Here’s the chronology of events and lessons learned by the crew of five, as told by skipper Roger Echols and Steve Burton.

“Everybody heard this loud bang, like a shotgun,” recalled Echols, who purchased the Tim Jackett design from Island Packet in 2013. “It was sudden and instantaneous.” But the boat kept sailing in a straight line for more than 30 seconds.

Echols immediately checked the steering cables and quadrant compartment. All was connected and there was no water below.

Echols called the race committee on the satellite phone and Burton issued a “Securite” on the VHF but there was no response. Their AIS had been spotty and they had previously had been able to communicate with boats around them.

After some trial and error, Bailiwick's successful rig included a whisker pole, a bulkhead panel, screwdrivers and Dyneema lashing, and the emergency tiller serving as a pivot point. Rob Lambert photo

“The real life saver was the satphone,” said Burton, who had sailed in several races to Bermuda with three of the other crew. “The Rescue Coordination Center in Bermuda, the race committee and Jonathan Brewin [chairman of the Bermuda Race Organizing Committee] were fantastic.”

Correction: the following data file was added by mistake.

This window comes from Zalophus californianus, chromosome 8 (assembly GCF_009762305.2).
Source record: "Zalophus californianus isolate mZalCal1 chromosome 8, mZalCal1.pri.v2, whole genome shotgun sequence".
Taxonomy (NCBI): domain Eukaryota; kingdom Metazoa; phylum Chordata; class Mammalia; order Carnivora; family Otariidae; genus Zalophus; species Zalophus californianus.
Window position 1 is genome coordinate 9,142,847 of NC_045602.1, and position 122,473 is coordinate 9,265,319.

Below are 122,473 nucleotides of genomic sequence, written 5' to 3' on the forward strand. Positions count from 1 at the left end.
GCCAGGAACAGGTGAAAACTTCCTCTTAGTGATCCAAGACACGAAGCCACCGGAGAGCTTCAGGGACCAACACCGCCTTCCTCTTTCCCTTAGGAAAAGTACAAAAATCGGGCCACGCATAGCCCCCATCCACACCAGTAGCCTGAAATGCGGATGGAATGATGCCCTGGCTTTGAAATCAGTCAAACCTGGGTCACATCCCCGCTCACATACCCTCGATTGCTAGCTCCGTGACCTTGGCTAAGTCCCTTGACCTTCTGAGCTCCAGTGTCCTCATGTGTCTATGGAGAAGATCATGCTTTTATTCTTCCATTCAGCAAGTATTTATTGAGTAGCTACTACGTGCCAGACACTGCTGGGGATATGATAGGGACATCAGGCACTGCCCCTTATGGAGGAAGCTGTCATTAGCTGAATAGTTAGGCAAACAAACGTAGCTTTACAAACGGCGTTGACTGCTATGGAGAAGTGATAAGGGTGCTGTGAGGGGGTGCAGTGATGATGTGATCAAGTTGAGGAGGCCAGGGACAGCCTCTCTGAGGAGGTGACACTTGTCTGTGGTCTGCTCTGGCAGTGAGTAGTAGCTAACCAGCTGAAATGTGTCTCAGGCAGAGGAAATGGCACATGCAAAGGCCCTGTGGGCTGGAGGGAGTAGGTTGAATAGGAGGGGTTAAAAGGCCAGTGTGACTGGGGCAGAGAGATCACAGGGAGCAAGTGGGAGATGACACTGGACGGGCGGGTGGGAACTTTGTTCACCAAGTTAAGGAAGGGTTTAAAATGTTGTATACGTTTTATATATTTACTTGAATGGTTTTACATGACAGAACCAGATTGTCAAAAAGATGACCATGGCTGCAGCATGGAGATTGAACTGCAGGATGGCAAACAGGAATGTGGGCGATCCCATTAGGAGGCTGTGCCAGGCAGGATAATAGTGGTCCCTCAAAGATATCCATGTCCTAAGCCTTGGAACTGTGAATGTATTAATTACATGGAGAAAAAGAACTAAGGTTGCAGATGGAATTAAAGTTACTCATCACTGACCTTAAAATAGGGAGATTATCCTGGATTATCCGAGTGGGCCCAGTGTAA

The race’s Emergency Management Plan, which is always tested in Newport before the race begins, kicked into gear. “That’s our bible,” said Brewin.

Tethers attached, the crew took sails down. Joyce Sellon was on the cabin top in the pitching seas, throwing a sail tie around the main when she slipped and fell until she hit the lifeline and was bounced back into the boat. Bruised badly, she was brought below and stabilized.

There were 100 miles to go in the race, but finishing was the last thing on Echols’ mind.